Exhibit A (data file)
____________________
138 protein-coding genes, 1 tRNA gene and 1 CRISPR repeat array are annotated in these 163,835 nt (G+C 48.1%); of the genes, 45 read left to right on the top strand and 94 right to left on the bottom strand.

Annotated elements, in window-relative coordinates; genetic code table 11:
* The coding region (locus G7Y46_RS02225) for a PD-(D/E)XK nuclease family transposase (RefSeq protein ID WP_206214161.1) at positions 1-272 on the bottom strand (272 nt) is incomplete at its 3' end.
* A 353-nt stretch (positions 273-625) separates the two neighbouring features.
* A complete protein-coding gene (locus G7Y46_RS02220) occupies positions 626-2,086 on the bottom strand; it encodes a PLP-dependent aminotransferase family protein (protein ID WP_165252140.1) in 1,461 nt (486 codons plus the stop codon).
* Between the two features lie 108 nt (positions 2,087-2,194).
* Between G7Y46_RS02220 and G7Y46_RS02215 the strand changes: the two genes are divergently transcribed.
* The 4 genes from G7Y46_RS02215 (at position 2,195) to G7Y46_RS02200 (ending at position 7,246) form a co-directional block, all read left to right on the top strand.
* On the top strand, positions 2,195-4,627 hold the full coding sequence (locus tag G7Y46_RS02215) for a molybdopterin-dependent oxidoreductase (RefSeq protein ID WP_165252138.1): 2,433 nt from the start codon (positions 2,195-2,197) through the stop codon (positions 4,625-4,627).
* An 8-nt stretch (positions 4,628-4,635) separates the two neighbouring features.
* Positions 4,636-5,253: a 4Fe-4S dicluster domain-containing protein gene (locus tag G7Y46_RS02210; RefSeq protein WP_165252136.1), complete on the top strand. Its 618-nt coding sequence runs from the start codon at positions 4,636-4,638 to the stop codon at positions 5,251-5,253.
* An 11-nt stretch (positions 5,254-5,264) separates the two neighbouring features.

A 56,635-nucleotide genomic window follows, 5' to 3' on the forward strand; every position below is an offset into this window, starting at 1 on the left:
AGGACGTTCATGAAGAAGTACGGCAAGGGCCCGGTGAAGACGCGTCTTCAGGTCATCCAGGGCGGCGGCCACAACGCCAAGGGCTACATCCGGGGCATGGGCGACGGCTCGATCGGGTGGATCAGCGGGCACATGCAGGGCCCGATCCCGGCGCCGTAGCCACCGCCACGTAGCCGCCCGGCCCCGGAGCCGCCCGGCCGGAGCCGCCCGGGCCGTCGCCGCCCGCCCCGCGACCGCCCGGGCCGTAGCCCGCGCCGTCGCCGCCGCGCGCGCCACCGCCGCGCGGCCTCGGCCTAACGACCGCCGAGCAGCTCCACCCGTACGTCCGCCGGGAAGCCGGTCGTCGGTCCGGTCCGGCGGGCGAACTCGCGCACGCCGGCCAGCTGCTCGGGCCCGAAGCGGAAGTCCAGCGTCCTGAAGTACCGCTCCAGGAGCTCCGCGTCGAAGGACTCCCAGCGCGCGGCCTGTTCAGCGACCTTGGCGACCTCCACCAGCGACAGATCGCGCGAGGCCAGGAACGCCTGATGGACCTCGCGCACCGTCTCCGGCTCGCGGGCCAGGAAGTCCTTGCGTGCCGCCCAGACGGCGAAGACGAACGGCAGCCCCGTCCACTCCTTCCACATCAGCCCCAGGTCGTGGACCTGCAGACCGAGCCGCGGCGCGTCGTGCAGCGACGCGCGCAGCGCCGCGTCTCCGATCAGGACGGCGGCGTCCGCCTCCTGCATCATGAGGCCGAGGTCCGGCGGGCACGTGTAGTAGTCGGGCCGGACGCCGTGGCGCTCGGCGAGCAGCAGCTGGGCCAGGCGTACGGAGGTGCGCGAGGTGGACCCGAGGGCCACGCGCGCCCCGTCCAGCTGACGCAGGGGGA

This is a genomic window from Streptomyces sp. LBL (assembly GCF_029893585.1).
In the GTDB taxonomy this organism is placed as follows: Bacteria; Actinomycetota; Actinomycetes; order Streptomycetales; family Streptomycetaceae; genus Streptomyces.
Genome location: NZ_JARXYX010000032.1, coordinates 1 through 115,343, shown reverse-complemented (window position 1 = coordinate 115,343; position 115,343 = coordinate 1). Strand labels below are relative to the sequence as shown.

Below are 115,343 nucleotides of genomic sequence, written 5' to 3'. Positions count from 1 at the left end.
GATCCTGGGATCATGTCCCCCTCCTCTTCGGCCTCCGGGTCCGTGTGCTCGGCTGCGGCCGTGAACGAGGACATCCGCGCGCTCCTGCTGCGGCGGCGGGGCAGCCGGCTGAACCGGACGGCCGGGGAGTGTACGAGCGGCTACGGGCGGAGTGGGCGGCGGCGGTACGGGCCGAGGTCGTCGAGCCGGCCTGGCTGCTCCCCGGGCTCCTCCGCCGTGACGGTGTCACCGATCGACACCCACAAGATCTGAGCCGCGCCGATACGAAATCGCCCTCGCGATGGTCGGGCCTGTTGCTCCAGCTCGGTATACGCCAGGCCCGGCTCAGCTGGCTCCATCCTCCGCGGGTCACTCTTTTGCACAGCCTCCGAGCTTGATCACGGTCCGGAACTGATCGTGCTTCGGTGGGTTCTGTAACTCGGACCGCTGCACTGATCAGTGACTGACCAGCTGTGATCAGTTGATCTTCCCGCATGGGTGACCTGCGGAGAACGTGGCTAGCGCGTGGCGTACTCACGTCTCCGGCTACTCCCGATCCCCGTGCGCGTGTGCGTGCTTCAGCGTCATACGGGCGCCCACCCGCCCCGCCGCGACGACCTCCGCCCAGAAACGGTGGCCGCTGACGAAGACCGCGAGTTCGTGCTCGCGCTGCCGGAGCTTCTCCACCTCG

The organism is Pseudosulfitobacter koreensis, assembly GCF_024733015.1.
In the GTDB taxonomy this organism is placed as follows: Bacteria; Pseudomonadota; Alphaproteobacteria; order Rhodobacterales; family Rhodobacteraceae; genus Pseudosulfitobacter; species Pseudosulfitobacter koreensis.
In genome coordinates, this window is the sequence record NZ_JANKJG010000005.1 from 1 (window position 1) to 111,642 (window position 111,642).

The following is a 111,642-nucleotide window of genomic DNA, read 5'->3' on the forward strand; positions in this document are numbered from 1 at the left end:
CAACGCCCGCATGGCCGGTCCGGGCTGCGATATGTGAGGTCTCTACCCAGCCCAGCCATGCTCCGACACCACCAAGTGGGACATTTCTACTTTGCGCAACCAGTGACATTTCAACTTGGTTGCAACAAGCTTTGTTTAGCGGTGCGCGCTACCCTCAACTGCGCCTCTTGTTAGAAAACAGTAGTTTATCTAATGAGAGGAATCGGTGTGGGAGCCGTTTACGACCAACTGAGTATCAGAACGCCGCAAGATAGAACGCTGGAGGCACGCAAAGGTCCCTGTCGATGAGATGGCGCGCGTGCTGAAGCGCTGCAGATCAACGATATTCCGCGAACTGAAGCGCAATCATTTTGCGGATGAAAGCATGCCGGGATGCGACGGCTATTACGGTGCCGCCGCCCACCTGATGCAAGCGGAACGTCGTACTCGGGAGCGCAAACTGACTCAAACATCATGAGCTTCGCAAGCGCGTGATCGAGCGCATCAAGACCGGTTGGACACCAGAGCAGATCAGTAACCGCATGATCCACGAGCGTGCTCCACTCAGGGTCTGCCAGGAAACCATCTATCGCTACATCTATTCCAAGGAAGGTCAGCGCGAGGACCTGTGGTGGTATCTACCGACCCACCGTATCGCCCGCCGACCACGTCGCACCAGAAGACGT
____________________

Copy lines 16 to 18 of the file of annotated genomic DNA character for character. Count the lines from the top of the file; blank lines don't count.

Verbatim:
In the GTDB taxonomy this organism is placed as follows: Bacteria; Actinomycetota; Actinomycetes; order Streptomycetales; family Streptomycetaceae; genus Streptomyces.
Genome location: NZ_JARXYX010000032.1, coordinates 1 through 115,343, shown reverse-complemented (window position 1 = coordinate 115,343; position 115,343 = coordinate 1). Strand labels below are relative to the sequence as shown.

Below are 115,343 nucleotides of genomic sequence, written 5' to 3'. Positions count from 1 at the left end.